Short Circuits 3 - By Volume

...was fond of your writing, it allowed me to see into you... The Hotelier - Discomfort Revisited

Short Circuits 3

Tayyab talks about more of 2013's electronic talking points, throwing down on Disclosure, Demdike Stare and Kahn. He also fulfills his hourly quota of Omar Souleyman references. Author: on June 23, 2013
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Demdike Stare – Dyslogy (Modern Love, 2013)

Demdike Stare are known for their world-shattering, nightmarish take on techno, but prove they know how to mix things up on their Testpressing#003 extended play for Modern Love. “Dyslogy” features over three minutes of minutes of droning build up, wherein the slight, crackling sound effects seem like tricks of the mind. As the intro draws to a close, beats form like war drums approaching from below. The droning is ditched for tribalistic, unhinged percussion that strikes as gritty and unclean. The breakbeat progresses with low-end chords dancing between each kick and as the layers gain momentum, they begin to tear and crash in a minute-long comedown, as if the song was being sacrificed to gods of the underworld.

Disclosure – January  ft. Jamie Woon (PMR, 2013)

Balance is key to any sort of collaboration in music, and balanced “January” is not. The tune appears towards the end of Settle, the debut album from Disclosure, who seemingly ignite fireworks in all electronic music discussions these days. Jamie Woon is the guest vocalist, which is something I was excited about – I looked forward to the end of his two-year long silence following Mirrorwriting, which deftly floated across James Blake-like waters with a bit more pop appeal. Disclosure have made it clear by now they’re happy to explore a more popular sound, and the intentions are evident in the uninspiring, formulaic nature of the track. Still, their pristine production methods and clean sound mean that whether the track is enjoyable or not, the quality and craftsmanship remains impressive. Soft, metallic chords are kinked with finger snaps and the less frequent, bassier melodies as Disclosure add to their collection of early-00s garage renditions. Later, there is an isolated moment of ambience, nearly transparent with its lack of depth, before vocals are brought back in to a climax. Apart from that moment, the only other disappointing element of the song’s production is its predictability. It’s so undeniably, counter-intuitively Disclosure, to the point where it loses its own uniqueness and identity.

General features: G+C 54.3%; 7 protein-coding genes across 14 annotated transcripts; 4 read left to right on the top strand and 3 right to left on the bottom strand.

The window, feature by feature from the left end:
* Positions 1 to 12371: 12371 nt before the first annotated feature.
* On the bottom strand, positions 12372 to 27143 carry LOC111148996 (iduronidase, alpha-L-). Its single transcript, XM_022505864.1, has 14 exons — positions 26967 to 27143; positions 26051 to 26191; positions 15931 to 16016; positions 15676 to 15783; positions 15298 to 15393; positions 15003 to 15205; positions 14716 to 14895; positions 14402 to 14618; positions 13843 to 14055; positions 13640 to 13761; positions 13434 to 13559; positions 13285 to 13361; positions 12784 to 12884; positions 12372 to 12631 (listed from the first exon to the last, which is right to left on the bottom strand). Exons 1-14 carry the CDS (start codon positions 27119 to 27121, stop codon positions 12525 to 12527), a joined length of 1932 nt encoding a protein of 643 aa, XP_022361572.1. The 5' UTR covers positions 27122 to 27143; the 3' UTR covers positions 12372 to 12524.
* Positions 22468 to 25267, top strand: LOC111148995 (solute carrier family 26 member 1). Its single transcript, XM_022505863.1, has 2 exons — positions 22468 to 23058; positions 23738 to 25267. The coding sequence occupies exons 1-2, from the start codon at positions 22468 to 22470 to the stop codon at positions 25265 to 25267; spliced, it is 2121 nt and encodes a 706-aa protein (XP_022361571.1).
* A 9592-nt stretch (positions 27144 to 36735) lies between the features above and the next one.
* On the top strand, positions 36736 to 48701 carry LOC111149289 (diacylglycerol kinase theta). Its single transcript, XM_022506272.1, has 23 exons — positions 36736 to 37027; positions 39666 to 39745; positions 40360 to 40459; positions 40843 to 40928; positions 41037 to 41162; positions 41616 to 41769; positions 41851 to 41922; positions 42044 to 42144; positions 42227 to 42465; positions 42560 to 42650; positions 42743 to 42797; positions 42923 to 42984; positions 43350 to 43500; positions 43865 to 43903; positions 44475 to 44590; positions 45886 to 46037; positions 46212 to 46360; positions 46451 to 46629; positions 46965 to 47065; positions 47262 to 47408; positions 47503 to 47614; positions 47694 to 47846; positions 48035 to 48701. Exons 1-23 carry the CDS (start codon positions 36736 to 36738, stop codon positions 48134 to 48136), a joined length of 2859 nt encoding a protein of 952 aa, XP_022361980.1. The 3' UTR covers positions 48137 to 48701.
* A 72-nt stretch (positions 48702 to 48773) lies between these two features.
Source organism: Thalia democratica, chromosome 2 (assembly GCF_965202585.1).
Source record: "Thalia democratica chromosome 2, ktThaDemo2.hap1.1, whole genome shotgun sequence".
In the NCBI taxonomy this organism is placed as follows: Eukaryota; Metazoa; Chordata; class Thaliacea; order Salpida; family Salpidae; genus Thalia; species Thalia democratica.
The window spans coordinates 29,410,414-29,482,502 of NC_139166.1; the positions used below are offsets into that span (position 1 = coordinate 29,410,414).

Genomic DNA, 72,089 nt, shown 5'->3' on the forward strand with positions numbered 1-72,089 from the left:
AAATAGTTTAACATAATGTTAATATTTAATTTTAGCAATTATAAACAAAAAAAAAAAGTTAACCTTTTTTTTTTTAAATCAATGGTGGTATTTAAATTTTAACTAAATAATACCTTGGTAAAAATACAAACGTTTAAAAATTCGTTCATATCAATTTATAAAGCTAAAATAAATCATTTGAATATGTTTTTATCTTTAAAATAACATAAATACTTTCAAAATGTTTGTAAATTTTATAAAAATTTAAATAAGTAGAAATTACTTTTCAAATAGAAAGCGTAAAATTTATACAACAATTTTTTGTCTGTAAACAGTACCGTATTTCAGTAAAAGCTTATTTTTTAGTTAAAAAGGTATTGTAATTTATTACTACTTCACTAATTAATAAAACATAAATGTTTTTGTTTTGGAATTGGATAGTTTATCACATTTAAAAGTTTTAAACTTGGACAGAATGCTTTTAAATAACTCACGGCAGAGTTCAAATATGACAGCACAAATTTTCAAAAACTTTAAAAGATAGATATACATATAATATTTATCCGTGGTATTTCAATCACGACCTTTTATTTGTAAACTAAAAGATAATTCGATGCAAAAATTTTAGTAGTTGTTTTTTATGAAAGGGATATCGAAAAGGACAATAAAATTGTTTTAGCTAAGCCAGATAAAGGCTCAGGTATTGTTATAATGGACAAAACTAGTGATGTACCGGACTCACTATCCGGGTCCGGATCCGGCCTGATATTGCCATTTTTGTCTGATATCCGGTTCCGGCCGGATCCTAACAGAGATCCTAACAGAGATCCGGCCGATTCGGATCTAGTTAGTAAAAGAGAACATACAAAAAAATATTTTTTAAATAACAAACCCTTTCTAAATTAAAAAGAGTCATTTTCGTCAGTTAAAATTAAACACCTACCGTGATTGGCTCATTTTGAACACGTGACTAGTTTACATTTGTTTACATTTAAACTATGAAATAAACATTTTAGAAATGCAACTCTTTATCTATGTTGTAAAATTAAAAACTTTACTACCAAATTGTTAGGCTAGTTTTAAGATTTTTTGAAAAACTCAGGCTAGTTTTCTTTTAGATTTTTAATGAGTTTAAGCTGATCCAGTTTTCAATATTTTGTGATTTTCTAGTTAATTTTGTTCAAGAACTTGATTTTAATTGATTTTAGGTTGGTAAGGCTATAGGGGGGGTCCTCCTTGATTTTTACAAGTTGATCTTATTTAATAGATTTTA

This is where Jamie Woon comes in. It’s up to the musician to add that extra edge and bring things to life; it’s unfortunate that he falls short of the mark. It sounds as if he only contributed as a vocalist, and the strength of his ability is not well represented here.  He loses himself in the music, his voice falling so fittingly into the groove, riding the track rather than guiding it. The chorus melody isn’t particularly catchy, though Woon paints a pretty picture with his reminiscent, romance-laden words. But it could have been anyone, Woon injecting little personality into a piece so overly-Disclosure already.

Terekke – Amaze (L.I.E.S., 2013)